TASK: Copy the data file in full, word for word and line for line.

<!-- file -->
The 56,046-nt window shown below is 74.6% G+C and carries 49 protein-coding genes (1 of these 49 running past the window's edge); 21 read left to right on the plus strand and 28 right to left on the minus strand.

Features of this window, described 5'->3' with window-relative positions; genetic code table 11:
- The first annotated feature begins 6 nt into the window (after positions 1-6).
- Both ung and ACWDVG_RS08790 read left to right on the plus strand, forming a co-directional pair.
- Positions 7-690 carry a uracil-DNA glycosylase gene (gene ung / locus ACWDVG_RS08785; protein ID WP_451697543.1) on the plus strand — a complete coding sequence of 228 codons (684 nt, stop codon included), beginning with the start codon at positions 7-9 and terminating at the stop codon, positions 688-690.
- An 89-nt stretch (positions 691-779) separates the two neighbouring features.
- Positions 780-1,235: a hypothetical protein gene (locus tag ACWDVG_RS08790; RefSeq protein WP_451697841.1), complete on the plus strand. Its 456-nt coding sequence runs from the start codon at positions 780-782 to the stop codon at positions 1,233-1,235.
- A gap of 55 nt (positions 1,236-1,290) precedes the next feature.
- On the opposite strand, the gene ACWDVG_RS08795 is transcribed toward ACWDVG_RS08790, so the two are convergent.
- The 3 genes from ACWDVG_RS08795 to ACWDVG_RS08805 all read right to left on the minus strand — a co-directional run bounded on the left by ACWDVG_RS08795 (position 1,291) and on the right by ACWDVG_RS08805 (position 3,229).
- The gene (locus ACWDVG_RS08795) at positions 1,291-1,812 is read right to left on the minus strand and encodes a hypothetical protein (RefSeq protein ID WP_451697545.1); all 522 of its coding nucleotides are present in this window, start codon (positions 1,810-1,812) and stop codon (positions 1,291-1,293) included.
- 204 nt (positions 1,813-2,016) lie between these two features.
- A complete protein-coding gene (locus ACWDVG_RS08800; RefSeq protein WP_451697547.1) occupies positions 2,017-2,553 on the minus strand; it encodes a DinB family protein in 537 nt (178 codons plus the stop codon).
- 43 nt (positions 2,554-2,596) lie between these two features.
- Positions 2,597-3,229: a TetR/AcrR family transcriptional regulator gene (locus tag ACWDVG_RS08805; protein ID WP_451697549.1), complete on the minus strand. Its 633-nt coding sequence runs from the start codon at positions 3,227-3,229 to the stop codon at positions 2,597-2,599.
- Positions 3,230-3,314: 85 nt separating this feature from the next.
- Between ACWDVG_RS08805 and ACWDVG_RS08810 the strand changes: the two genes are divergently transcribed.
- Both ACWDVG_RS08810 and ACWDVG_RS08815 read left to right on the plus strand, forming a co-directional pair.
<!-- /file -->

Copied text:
The 56,046-nt window shown below is 74.6% G+C and carries 49 protein-coding genes (1 of these 49 running past the window's edge); 21 read left to right on the plus strand and 28 right to left on the minus strand.

Features of this window, described 5'->3' with window-relative positions; genetic code table 11:
- The first annotated feature begins 6 nt into the window (after positions 1-6).
- Both ung and ACWDVG_RS08790 read left to right on the plus strand, forming a co-directional pair.
- Positions 7-690 carry a uracil-DNA glycosylase gene (gene ung / locus ACWDVG_RS08785; protein ID WP_451697543.1) on the plus strand — a complete coding sequence of 228 codons (684 nt, stop codon included), beginning with the start codon at positions 7-9 and terminating at the stop codon, positions 688-690.
- An 89-nt stretch (positions 691-779) separates the two neighbouring features.
- Positions 780-1,235: a hypothetical protein gene (locus tag ACWDVG_RS08790; RefSeq protein WP_451697841.1), complete on the plus strand. Its 456-nt coding sequence runs from the start codon at positions 780-782 to the stop codon at positions 1,233-1,235.
- A gap of 55 nt (positions 1,236-1,290) precedes the next feature.
- On the opposite strand, the gene ACWDVG_RS08795 is transcribed toward ACWDVG_RS08790, so the two are convergent.
- The 3 genes from ACWDVG_RS08795 to ACWDVG_RS08805 all read right to left on the minus strand — a co-directional run bounded on the left by ACWDVG_RS08795 (position 1,291) and on the right by ACWDVG_RS08805 (position 3,229).
- The gene (locus ACWDVG_RS08795) at positions 1,291-1,812 is read right to left on the minus strand and encodes a hypothetical protein (RefSeq protein ID WP_451697545.1); all 522 of its coding nucleotides are present in this window, start codon (positions 1,810-1,812) and stop codon (positions 1,291-1,293) included.
- 204 nt (positions 1,813-2,016) lie between these two features.
- A complete protein-coding gene (locus ACWDVG_RS08800; RefSeq protein WP_451697547.1) occupies positions 2,017-2,553 on the minus strand; it encodes a DinB family protein in 537 nt (178 codons plus the stop codon).
- 43 nt (positions 2,554-2,596) lie between these two features.
- Positions 2,597-3,229: a TetR/AcrR family transcriptional regulator gene (locus tag ACWDVG_RS08805; protein ID WP_451697549.1), complete on the minus strand. Its 633-nt coding sequence runs from the start codon at positions 3,227-3,229 to the stop codon at positions 2,597-2,599.
- Positions 3,230-3,314: 85 nt separating this feature from the next.
- Between ACWDVG_RS08805 and ACWDVG_RS08810 the strand changes: the two genes are divergently transcribed.
- Both ACWDVG_RS08810 and ACWDVG_RS08815 read left to right on the plus strand, forming a co-directional pair.